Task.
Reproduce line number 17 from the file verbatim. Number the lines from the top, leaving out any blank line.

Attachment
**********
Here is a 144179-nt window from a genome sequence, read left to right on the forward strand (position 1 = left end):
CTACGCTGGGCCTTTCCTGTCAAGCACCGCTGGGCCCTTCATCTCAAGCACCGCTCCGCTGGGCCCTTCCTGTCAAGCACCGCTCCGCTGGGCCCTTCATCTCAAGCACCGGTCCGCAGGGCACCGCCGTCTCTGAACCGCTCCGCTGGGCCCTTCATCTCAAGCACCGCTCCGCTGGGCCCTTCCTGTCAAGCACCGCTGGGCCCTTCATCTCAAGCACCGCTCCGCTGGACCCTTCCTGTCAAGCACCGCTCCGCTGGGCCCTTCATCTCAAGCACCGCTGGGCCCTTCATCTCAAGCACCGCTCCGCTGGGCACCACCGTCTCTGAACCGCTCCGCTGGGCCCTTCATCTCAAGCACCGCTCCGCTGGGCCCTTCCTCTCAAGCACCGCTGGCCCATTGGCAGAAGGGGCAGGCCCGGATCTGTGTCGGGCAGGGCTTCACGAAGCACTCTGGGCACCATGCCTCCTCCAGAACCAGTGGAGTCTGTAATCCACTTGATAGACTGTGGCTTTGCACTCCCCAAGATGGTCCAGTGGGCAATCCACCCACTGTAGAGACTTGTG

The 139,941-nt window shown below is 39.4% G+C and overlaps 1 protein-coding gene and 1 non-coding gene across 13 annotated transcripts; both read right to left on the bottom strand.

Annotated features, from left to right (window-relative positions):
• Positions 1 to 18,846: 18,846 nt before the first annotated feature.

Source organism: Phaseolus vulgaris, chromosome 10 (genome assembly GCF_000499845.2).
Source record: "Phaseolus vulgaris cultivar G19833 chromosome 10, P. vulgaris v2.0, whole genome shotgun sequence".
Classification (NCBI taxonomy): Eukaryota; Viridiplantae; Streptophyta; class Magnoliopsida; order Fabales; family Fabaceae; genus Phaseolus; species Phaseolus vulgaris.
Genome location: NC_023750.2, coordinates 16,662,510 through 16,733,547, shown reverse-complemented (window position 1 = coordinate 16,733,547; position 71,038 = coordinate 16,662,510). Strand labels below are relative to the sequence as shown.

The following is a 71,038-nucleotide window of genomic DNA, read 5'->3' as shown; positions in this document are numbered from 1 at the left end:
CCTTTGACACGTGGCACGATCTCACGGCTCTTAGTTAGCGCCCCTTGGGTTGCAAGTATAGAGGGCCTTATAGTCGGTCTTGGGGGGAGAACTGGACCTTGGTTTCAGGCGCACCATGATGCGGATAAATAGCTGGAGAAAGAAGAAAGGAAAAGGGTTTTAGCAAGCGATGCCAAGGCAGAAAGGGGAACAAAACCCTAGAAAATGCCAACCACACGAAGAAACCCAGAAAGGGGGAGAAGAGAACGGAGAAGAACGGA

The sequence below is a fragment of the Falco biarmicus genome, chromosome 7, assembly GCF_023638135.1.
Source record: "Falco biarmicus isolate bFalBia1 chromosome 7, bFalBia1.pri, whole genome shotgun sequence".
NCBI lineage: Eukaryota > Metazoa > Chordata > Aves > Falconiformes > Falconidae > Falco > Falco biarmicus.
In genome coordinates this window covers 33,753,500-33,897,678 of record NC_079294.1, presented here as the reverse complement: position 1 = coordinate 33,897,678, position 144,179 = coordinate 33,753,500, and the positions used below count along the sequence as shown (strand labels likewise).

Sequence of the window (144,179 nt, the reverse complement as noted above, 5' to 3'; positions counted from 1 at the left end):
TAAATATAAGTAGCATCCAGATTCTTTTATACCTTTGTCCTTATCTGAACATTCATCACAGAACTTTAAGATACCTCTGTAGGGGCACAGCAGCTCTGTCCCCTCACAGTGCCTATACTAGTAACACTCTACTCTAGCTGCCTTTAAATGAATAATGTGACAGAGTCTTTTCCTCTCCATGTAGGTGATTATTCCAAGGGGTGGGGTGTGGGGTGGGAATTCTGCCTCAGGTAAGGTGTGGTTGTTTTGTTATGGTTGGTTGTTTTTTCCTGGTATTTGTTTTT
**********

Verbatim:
TAAATATAAGTAGCATCCAGATTCTTTTATACCTTTGTCCTTATCTGAACATTCATCACAGAACTTTAAGATACCTCTGTAGGGGCACAGCAGCTCTGTCCCCTCACAGTGCCTATACTAGTAACACTCTACTCTAGCTGCCTTTAAATGAATAATGTGACAGAGTCTTTTCCTCTCCATGTAGGTGATTATTCCAAGGGGTGGGGTGTGGGGTGGGAATTCTGCCTCAGGTAAGGTGTGGTTGTTTTGTTATGGTTGGTTGTTTTTTCCTGGTATTTGTTTTT